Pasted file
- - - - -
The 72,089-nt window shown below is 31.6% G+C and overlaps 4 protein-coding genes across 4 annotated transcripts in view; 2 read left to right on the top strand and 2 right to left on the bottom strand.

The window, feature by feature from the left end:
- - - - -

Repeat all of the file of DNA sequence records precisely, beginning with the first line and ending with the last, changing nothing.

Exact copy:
The 72,089-nt window shown below is 31.6% G+C and overlaps 4 protein-coding genes across 4 annotated transcripts in view; 2 read left to right on the top strand and 2 right to left on the bottom strand.

The window, feature by feature from the left end: